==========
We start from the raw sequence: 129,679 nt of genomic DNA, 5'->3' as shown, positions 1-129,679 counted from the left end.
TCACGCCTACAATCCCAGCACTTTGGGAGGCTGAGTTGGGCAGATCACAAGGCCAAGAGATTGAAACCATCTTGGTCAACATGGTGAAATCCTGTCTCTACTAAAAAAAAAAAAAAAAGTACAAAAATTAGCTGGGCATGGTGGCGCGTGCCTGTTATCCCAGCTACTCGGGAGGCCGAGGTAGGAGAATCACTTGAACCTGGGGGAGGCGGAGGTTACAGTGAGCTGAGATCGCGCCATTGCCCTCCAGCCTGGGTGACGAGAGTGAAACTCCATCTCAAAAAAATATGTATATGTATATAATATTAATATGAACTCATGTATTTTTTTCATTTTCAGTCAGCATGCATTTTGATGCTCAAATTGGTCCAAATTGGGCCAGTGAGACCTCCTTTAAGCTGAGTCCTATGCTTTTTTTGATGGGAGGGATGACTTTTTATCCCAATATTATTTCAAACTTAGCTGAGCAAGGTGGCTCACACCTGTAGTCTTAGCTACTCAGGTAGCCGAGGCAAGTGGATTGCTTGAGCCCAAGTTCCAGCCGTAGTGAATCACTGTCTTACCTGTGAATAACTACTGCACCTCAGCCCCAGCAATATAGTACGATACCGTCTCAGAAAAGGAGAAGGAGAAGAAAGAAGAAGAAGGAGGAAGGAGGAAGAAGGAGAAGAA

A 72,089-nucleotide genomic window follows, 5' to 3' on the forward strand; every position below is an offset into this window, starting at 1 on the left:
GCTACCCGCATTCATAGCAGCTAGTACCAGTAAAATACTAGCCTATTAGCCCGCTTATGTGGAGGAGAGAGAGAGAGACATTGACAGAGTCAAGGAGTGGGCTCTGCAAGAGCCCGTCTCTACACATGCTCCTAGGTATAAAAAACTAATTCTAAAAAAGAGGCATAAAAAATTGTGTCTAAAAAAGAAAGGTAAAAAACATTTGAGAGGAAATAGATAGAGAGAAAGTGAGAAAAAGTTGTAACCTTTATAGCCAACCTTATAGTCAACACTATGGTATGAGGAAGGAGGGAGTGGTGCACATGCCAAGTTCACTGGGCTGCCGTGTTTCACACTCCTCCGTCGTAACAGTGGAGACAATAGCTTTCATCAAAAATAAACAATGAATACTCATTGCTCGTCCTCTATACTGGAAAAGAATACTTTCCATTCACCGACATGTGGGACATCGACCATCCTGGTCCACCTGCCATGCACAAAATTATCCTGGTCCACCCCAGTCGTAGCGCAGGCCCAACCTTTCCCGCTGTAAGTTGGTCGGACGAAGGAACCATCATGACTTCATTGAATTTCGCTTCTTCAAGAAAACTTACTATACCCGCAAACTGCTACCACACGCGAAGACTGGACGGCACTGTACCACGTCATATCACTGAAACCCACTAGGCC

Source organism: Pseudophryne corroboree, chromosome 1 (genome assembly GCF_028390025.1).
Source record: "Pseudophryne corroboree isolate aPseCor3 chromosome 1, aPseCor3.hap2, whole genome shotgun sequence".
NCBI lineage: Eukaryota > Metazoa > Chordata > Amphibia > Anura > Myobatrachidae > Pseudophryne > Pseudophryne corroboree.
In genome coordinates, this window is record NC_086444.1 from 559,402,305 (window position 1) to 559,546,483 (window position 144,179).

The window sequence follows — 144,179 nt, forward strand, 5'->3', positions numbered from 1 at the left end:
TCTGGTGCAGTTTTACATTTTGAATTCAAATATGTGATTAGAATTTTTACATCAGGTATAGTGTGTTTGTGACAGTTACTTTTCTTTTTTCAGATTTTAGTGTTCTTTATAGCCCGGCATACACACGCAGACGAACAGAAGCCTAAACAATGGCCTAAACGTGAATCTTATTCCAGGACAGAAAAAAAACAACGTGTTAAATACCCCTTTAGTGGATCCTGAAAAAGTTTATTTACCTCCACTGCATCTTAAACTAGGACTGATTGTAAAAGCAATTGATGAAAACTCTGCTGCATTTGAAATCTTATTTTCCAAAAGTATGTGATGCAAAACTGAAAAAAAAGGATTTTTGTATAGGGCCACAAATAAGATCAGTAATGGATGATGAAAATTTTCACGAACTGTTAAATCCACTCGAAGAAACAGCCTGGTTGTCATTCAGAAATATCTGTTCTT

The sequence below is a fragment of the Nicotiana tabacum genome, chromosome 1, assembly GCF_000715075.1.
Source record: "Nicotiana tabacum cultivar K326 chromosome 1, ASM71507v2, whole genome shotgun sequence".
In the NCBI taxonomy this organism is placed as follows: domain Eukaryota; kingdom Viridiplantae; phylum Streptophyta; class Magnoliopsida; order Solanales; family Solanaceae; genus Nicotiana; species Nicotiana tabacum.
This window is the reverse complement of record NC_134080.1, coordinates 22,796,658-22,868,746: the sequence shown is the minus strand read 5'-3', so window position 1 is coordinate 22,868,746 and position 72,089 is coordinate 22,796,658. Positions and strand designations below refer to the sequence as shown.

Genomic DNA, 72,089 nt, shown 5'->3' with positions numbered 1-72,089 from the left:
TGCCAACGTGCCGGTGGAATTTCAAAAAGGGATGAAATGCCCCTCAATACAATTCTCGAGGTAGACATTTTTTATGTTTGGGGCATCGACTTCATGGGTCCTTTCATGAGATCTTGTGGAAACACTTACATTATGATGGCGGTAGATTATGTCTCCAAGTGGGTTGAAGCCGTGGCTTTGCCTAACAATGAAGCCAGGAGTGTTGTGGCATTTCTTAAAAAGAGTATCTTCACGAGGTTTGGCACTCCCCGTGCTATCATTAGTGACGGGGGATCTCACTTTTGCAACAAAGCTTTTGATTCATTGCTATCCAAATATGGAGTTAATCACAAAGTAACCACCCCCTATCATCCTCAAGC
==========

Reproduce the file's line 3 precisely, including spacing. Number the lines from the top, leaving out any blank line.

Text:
A 72,089-nucleotide genomic window follows, 5' to 3' on the forward strand; every position below is an offset into this window, starting at 1 on the left: